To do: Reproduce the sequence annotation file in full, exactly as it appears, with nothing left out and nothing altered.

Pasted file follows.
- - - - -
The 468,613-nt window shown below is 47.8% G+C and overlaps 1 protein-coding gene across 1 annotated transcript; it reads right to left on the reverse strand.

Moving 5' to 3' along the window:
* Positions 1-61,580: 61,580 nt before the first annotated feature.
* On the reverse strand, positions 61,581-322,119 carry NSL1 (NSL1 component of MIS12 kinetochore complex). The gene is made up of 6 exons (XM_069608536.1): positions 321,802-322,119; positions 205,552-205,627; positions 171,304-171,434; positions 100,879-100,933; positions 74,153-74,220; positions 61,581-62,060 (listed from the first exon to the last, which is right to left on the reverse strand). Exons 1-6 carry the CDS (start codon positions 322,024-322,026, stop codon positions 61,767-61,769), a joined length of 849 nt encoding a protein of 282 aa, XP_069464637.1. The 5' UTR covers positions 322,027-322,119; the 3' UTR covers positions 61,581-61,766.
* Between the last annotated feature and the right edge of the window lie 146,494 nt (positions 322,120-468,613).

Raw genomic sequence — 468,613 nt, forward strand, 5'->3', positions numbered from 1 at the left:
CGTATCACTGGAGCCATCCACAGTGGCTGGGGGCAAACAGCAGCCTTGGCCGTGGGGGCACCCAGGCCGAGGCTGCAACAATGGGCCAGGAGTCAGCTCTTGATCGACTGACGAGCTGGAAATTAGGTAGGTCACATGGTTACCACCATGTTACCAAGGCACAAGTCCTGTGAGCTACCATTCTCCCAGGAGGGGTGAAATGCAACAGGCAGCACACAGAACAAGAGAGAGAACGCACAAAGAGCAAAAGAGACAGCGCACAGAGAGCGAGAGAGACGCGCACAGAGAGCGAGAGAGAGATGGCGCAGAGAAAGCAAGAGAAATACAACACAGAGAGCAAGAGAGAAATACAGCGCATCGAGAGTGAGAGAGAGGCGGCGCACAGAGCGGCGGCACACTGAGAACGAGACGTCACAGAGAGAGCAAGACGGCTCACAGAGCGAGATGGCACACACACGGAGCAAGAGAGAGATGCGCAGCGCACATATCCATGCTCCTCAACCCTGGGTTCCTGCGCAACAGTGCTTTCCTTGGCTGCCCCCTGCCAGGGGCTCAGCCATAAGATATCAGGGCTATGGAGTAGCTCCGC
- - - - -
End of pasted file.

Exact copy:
The 468,613-nt window shown below is 47.8% G+C and overlaps 1 protein-coding gene across 1 annotated transcript; it reads right to left on the reverse strand.

Moving 5' to 3' along the window:
* Positions 1-61,580: 61,580 nt before the first annotated feature.
* On the reverse strand, positions 61,581-322,119 carry NSL1 (NSL1 component of MIS12 kinetochore complex). The gene is made up of 6 exons (XM_069608536.1): positions 321,802-322,119; positions 205,552-205,627; positions 171,304-171,434; positions 100,879-100,933; positions 74,153-74,220; positions 61,581-62,060 (listed from the first exon to the last, which is right to left on the reverse strand). Exons 1-6 carry the CDS (start codon positions 322,024-322,026, stop codon positions 61,767-61,769), a joined length of 849 nt encoding a protein of 282 aa, XP_069464637.1. The 5' UTR covers positions 322,027-322,119; the 3' UTR covers positions 61,581-61,766.
* Between the last annotated feature and the right edge of the window lie 146,494 nt (positions 322,120-468,613).

Raw genomic sequence — 468,613 nt, forward strand, 5'->3', positions numbered from 1 at the left:
CGTATCACTGGAGCCATCCACAGTGGCTGGGGGCAAACAGCAGCCTTGGCCGTGGGGGCACCCAGGCCGAGGCTGCAACAATGGGCCAGGAGTCAGCTCTTGATCGACTGACGAGCTGGAAATTAGGTAGGTCACATGGTTACCACCATGTTACCAAGGCACAAGTCCTGTGAGCTACCATTCTCCCAGGAGGGGTGAAATGCAACAGGCAGCACACAGAACAAGAGAGAGAACGCACAAAGAGCAAAAGAGACAGCGCACAGAGAGCGAGAGAGACGCGCACAGAGAGCGAGAGAGAGATGGCGCAGAGAAAGCAAGAGAAATACAACACAGAGAGCAAGAGAGAAATACAGCGCATCGAGAGTGAGAGAGAGGCGGCGCACAGAGCGGCGGCACACTGAGAACGAGACGTCACAGAGAGAGCAAGACGGCTCACAGAGCGAGATGGCACACACACGGAGCAAGAGAGAGATGCGCAGCGCACATATCCATGCTCCTCAACCCTGGGTTCCTGCGCAACAGTGCTTTCCTTGGCTGCCCCCTGCCAGGGGCTCAGCCATAAGATATCAGGGCTATGGAGTAGCTCCGC